Epoch of the Cro-Magnon people

According to estimates by Isabell Schmidt and Andreas Zimmermann ( University of Cologne ) from 2019, the average population in the Aurignacien (about 42,000–33,000 years ago, cal BP) in Western and Central Europe was 1500 people (800 to 3300 people). “According to these estimates, only five areas in Europe had a viable population of around 150 people or more: Northern Spain, southwest France, Belgium, parts of the Czech Republic and the upper Danube region. The fact that the centers of these viable populations were about 400 kilometers apart is a Europe-wide uniform pattern. ”In addition, other areas of Europe were at least cyclically settled - during certain seasons. They were "highly mobile hunter-gatherer groups", "who regularly covered distances of 200 km and were also adapted to different habitats."

Paleoanthropological Findings

The oldest evidence for the presence of Homo sapiens in Europe comes from the Bacho Kiro Cave ( Bulgaria , 45,820–43,650 cal BP), the Grotta del Cavallo ( Italy , 45,000–43,000 cal BP) and Kents Cavern ( England , 44,200-41,500 cal BP). Further paleoanthropological evidence is stone tools from Willendorf , Austria . They have been dated to be 43,500 years old Cal BP. The bone finds from a cave in Romania ( Peștera cu oasis ) are somewhat more recent : In 2003, an age of around 40,500 calendar years ( radiocarbon dating, calibrated ) was calculated for the lower jaw Oasis 1 ( radiocarbon dating, calibrated ), and around 35,000 BP (which also calibrates an age ) for the skull Oasis 2 of around 40,000 years); In 2020, a recalculation was published for Oasis 1, which resulted in an age of 41,770 to 37,310 years in calibrated calendar years (cal BP) for the fossil. These people obtained their food, comparable to the way of life of the Neanderthals, as hunters and gatherers and are - in the European research tradition - referred to as Cro-Magnon people . It has been certain since the 1980s that, like all populations of Homo sapiens living today , they ultimately descended from African ancestors (→ Out-of-Africa theory ).

Genetic Findings

In the years 2013 to 2015, published genetic analyzes of the Homo sapiens finds from Peştera cu Oase in Romania and Ust-Ischim in Siberia provided evidence of Neanderthal DNA in both fossils. Accordingly, a successful mating between Neanderthals and Homo sapiens can be assumed not only in the Levant , but also in Eastern Europe and in Siberia. In the case of Oase1 , an apparently “dead line”, no genetic traces to today's Europeans can be found. When Ust-Ishim was found, 2 percent of Neanderthal DNA was found. The time of gene flow was dated to around 7,000 to 13,000 years before the individual's lifetime (it died around 45,000 years ago) - with genetic proximity to people living in Eurasia .

A study published in Nature in 2016 showed that no - or at best very small - genetic traces of the Cro-Magnon humans who came to Europe around 45,000 years ago can be detected in today's European populations; however, the Cro-Magnon humans can be traced back to a common founder population based on DNA finds that are 37,000 to around 14,000 years old.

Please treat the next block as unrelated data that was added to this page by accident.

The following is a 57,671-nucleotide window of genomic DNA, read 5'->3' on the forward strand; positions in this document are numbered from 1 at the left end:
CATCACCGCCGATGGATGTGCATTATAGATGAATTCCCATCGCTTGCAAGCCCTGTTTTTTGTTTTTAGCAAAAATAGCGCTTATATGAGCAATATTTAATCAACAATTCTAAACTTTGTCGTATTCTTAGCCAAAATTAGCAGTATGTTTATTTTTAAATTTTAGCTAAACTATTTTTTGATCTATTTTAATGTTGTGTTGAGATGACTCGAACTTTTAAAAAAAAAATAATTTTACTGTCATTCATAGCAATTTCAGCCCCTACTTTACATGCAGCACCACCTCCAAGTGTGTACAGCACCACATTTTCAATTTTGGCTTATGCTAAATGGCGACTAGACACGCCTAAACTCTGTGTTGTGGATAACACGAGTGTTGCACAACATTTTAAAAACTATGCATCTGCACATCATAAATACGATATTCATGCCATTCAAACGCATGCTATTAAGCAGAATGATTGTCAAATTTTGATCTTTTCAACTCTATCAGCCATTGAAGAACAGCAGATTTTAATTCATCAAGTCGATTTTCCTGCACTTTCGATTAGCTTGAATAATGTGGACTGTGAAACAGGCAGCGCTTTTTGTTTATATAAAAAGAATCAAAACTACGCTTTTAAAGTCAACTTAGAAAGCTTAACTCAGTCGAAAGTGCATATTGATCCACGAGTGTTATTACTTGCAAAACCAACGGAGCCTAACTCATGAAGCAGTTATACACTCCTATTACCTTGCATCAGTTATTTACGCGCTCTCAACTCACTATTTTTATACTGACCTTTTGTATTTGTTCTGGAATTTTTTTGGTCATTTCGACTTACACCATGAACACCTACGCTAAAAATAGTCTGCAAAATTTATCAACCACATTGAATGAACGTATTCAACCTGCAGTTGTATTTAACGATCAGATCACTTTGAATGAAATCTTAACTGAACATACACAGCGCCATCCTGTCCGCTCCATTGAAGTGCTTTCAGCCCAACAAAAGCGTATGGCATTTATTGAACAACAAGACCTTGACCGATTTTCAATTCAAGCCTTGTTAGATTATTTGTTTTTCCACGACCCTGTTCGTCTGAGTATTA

Practically all Europeans today, however, show genetic traces of an ancient population from Central Asia , which in connection with archaeological finds is interpreted to mean that their immigration did not come from the south, but from the east. Their origin from Central Asia also explains - as evidenced by a find in Malta (Russia) - the relatively close genetic proximity to the native Americans who came from Asia to North America via a land bridge ( Beringia ). However, the Kostenki 14 find from western Russia , which is at least 36,000 years old , shows a genetic relationship with more recent finds from Europe, but it has no genetic proximity to similarly old fossils from Asia; apparently the European (Western Eurasian) population had separated from the Asian (Eastern Eurasian) population already in this epoch.

Sedentary lifestyle and the "neolithic revolution"

Based on archaeological finds, it was already known that around 11,000 years ago in the Middle East - in the so-called Fertile Crescent - an agriculture-based, sedentary way of life developed and around 7500 years ago in Europe, coming from the region now known as Anatolia , began to spread ("Neolithic Revolution"). However, it remained unclear whether the Cro-Magnon people had adopted the new way of life or whether it was immigrants who brought this sedentary way of life with them and settled in Europe. Only genetic analyzes provided strong indications that the genes of the Cro-Magnon people - as already mentioned - can at best be found in very small proportions in the genome of Europeans living today, while hereditary characteristics of immigrants are predominant. The dark-skinned hunter-gatherer populations living in Europe until then died out without having mixed with the immigrants to any great extent. This applied to the settlement of western, central and southern Europe as well as - with a time lag - to Scandinavia and the Baltic States . However, a greater degree of intermingling could be demonstrated in some areas of Southeast Europe and France.